My Fibromyalgia manifests itself mostly in my upper back, neck and shoulders. My headaches are the result. A daily headache gets old after a while. I can live with it. I’ve lived with a daily headache most of the last 20 years. But I love that my doctor is not satisfied to accept that. He has hope for both of us – which is a good thing because I’ve pretty much accepted that it’s not gonna get better. I’m not trying to be a Debbie-Downer but that is the reality of my feelings.

At any rate, that’s been my day and my newest treatment procedure. I’ll keep you posted on the results. Who knows – maybe this time will be the time it works.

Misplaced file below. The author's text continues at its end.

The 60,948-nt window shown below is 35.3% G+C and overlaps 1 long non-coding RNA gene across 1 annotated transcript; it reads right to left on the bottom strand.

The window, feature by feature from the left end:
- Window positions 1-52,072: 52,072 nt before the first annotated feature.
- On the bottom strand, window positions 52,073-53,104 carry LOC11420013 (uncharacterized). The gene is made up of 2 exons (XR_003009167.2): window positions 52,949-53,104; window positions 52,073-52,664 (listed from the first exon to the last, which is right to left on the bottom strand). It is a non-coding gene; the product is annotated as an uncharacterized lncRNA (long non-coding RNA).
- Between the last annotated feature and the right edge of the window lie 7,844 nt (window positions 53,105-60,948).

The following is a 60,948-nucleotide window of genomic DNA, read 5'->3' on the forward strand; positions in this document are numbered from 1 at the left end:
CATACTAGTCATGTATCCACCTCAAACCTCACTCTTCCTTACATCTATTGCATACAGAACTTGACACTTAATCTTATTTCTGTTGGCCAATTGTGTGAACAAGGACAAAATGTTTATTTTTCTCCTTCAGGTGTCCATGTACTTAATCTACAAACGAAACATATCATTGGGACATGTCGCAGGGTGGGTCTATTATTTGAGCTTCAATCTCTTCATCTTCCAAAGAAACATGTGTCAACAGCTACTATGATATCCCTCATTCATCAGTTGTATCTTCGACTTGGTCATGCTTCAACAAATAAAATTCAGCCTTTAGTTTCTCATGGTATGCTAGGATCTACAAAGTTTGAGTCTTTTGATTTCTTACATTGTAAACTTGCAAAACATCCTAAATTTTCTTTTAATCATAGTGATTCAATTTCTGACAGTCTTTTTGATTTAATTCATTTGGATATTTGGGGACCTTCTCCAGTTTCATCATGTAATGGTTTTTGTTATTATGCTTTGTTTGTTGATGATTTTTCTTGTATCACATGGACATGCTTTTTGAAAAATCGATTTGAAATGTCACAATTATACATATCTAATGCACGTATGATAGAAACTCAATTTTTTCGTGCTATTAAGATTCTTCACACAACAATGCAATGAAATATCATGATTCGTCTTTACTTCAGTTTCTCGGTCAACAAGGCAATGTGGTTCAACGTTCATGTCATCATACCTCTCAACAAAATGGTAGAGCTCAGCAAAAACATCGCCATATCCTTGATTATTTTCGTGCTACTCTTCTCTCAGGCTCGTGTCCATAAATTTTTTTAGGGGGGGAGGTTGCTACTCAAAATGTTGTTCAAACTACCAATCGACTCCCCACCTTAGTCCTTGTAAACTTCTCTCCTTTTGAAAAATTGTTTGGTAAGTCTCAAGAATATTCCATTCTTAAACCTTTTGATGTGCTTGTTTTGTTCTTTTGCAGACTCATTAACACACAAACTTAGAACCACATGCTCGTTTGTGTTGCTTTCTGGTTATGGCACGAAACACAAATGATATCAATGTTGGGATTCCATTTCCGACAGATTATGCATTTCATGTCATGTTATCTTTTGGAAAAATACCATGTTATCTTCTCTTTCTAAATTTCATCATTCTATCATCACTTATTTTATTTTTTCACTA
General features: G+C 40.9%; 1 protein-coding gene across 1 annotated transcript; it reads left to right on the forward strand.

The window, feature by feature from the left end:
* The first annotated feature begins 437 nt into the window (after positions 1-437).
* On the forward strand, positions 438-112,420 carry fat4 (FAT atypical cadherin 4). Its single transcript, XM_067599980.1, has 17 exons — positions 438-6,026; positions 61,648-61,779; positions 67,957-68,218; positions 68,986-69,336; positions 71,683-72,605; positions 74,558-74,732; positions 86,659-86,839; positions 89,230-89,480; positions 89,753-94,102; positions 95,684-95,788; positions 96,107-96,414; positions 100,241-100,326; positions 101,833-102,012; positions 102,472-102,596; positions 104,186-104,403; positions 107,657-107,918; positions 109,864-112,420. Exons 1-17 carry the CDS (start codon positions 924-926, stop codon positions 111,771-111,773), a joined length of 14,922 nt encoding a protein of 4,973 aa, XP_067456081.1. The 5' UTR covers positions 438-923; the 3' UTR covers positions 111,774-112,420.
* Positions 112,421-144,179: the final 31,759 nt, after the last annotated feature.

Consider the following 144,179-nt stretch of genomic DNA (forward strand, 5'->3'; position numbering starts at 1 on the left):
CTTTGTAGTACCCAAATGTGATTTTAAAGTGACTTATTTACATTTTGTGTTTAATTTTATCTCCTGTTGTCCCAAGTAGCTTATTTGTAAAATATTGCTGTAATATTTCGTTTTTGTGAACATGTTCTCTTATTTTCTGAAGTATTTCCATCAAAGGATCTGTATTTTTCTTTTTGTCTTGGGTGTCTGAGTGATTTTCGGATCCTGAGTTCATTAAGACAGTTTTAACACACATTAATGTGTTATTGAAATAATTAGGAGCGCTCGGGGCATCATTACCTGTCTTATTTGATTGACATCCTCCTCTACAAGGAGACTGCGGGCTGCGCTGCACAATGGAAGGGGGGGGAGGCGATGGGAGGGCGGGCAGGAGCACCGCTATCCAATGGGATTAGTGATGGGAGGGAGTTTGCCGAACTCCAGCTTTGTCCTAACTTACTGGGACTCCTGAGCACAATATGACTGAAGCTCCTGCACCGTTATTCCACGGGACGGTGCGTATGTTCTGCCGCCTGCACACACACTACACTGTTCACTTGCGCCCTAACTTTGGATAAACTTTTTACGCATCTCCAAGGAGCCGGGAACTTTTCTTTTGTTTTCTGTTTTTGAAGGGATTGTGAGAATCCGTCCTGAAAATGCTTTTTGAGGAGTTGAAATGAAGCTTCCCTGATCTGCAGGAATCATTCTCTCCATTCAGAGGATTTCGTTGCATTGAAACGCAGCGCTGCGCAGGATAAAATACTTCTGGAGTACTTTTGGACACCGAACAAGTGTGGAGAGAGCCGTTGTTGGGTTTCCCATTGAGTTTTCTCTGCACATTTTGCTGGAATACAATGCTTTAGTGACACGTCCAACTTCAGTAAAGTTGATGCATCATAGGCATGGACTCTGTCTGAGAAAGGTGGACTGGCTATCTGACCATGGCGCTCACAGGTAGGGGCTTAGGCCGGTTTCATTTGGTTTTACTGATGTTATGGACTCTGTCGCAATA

Be Your Own Advocate

I have some really great notes from Bible study last week. Don’t get excited yet though. Today was my procedure (I wrote this last night) so not many thoughts are getting through the pain I’m feeling at the moment. I’m hoping by tomorrow afternoon I will be feeling well enough to think through the pain. But last week’s lessons were on Peace. WOW! God sure has perfect timing, doesn’t he? He knows what we need when we need it. The only thing about that is that this week’s lessons are on Patience. Uhhhhhhhhhhh – I don’t wanna need this lesson right now. Know what I mean?

My favorite doctor - Dr. John Nwofia